Consider the following model of computation: The computer's memory consists of $n$ registers denoted $r_1, ..., r_n$, each holding an integer.

In the following, an affine combination means an expression of the form $c_0 + \sum_{i=1}^n c_i r_i$, where $c_i$ are all constant integers.

The instructions are :

  • Assignment : $r_i \leftarrow $an affine combination of the registers
  • Label to jump to
  • Conditional forward jump : If an affine combination of the registers is $\leq, =$ or $\geq 0$, jump forward to the given label. Note that only forward jumps are allowed, so the program will always terminate.
  • Accept
  • Reject

Note that $c_0 + \sum_{i=1}^n c_i r_i \leq d$ iff $c_0 + \sum_{i=1}^n c_i r_i - d \leq 0$, so the conditional jump can also be an inequality of two affine combinations.

The acceptance problem is : given a list of instructions and the number of registers, does there exist starting values for the registers that causes the machine to accept? Note that the starting values must all be integers.

Question: What is the computational complexity of the acceptance problem? This is at least NP-hard because it contains integer linear programming. I'm guessing it's NP-complete because it can be modeled as a combination of ILP's.

This is based on the video game Long Live the Queen. In this game, you train skills to increase your stats. Sometimes there are skill checks where the storyline branches based on whether or not your stats are above a certain number (corresponding to conditional forward jumps).

Note that I only allowed affine combinations and not arbitrary polynomials, to avoid introducing undecidability via Hilbert's 10th problem.

Here is an example program :

4 registers : reflexes, herbal medicine, time spent learning reflexes, time spent learning herbal medicine
instruction list:
reflexes = 0
herbal medicine = 0 // zero out stats at the start
if time spent learning reflexes +  time spent learning herbal medicine >= 6 jump to label_reject // can't spend more than 5 hours learning
reflexes = reflexes + time spent learning reflexes
herbal medicine = herbal medicine+ time spent learning herbal medicine // increase skills
// the player encounters a snake!
if reflexes <= 4 jump to label_bitten_by_snake
if 0 <= 0 jump to label_not_bitten_by_snake // this is always true, and is an unconditional jump
label label_bitten_by_snake
if herbal medicine <= 4 jump to label_reject // you die of snake venom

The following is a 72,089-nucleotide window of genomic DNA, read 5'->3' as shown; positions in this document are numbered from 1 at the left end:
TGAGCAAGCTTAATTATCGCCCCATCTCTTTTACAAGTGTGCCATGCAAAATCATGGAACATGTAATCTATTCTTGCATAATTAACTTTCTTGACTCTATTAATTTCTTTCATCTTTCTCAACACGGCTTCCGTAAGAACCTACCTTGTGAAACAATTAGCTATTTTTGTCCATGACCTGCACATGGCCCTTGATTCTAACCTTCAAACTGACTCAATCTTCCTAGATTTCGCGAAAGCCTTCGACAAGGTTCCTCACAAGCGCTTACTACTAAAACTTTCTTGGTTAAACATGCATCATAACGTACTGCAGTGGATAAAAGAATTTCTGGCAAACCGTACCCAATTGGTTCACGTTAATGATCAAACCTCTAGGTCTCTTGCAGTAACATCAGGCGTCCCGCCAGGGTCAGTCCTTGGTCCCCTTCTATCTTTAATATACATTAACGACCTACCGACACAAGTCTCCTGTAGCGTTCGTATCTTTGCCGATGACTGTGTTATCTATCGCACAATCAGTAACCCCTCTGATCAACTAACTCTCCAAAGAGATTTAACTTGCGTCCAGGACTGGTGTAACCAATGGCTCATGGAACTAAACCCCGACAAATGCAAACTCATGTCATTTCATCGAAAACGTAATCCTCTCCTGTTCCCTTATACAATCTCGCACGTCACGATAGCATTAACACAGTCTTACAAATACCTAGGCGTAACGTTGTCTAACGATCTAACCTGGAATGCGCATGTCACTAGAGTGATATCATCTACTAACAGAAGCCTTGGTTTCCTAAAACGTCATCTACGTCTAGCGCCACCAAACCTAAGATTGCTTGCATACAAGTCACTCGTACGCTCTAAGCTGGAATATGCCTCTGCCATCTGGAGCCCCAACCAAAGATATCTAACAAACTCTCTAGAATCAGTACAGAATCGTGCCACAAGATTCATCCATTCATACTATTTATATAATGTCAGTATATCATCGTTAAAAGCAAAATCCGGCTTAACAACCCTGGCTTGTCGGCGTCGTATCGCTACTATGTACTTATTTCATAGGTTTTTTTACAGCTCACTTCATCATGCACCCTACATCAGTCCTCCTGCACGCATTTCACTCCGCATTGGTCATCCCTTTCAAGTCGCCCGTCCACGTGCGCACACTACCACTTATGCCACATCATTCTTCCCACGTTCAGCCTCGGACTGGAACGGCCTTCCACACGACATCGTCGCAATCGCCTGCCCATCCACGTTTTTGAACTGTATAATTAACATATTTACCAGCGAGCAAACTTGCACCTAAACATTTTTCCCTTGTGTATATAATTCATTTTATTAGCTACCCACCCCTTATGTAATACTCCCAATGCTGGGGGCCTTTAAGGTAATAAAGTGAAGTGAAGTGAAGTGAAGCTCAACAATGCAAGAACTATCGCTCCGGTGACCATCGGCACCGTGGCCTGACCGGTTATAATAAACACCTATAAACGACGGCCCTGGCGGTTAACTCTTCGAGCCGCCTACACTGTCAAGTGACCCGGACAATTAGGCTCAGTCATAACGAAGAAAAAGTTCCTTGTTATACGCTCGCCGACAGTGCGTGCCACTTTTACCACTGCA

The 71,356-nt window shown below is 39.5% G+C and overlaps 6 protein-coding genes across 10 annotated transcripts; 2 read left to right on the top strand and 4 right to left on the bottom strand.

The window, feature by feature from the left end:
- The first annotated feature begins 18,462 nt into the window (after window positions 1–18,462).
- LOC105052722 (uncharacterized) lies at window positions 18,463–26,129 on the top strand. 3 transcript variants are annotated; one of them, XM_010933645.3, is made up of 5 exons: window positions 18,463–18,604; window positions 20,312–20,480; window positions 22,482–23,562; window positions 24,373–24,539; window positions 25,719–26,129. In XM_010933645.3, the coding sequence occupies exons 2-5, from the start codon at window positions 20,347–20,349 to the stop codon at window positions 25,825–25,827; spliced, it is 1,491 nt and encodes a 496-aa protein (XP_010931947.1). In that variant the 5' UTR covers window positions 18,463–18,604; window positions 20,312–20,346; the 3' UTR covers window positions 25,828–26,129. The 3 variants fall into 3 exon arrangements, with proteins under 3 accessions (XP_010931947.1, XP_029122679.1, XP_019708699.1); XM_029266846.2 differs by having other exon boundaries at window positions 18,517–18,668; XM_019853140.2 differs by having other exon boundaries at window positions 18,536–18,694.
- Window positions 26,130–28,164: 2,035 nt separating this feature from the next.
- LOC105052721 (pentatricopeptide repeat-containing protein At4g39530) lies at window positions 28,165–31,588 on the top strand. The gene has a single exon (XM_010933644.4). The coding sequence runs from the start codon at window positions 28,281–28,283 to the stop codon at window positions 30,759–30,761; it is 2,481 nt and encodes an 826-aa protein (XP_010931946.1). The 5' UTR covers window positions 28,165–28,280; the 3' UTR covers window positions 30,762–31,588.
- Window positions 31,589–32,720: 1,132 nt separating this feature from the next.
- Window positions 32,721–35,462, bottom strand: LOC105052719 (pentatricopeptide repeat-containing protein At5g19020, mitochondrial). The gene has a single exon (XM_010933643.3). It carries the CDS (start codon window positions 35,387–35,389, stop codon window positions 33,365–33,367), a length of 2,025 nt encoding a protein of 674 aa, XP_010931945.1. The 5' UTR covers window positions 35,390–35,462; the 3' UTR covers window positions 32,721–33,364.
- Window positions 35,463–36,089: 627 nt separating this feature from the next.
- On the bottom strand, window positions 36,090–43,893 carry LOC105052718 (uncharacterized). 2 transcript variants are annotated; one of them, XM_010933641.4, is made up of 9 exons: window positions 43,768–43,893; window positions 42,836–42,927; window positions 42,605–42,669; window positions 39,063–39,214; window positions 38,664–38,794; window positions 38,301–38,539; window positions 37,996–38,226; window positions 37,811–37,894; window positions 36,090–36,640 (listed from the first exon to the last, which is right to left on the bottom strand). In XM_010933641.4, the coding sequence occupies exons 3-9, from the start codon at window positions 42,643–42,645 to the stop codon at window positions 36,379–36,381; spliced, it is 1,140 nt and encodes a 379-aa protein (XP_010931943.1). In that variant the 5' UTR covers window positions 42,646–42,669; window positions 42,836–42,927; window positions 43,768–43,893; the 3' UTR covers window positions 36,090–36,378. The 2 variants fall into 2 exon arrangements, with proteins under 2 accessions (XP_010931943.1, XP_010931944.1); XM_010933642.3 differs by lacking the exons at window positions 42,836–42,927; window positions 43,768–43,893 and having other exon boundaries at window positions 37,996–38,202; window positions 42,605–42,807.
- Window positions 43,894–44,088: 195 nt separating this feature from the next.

if 0 <= 0 jump to label_healed_snake_bite
label label_not_bitten_by_snake
label label_healed_snake_bite
label label_reject

One possible solution is :

reflexes = 0, herbal medicine = 0, time spent learning reflexes = 5, time spent learning herbal medicine = 0
  • $\begingroup$ Also NP-hard because we can easily translate a SAT formula to a computer in this model. $\endgroup$
    – aschepler
    Commented May 29 at 0:22

1 Answer 1


The problem is NP-complete.

It is easy to show that it is NP-hard. For instance, it is easy to encode 3SAT in this language.

It is trickier to show that it is in NP. It is tempting to say that a certificate for a yes-instance just needs to list the initial value of all registers, but this is not correct, as it is possible that the only accepting solution requires integers that take exponential length to write down. So such a simple certificate doesn't suffice.

Fortunately, ultimately, it is known that ILP is NP-complete. See https://cs.stackexchange.com/q/165088/755. Therefore, a valid certificate to a yes-instance for your problem is a straight-line path through the program (i.e., listing for each conditional branch, which branch was taken) that ends in an accept instruction, together with a proof that the resulting ILP is satisfiable. Note that when you focus on a single straight-line path, you can express everything in ILP: at each point along the path, each register can be expressed as a known affine function of $x$, the vector of original values of all registers; and each conditional branch corresponds to an affine inequality on $x$; so we obtain a system of affine inequalities. Proving that there exists a solution $x$ is just a ILP instance, for which polynomial-sized certificates are already known.

  • $\begingroup$ Thank you, but I'm not sure what you mean by "Note that when you focus on a single straight-line path, you can express everything in ILP:". Are you associating an ILP to every instruction? $\endgroup$ Commented May 29 at 6:22
  • $\begingroup$ @NaomiZhang, I mean there exists an input that follows that path (ending in accept) iff there is a satisfying solution to the corresponding ILP. I am associating a linear inequality to each conditional branch in the path; the ILP is the system of all such linear inequalities. $\endgroup$
    – D.W.
    Commented May 29 at 16:21

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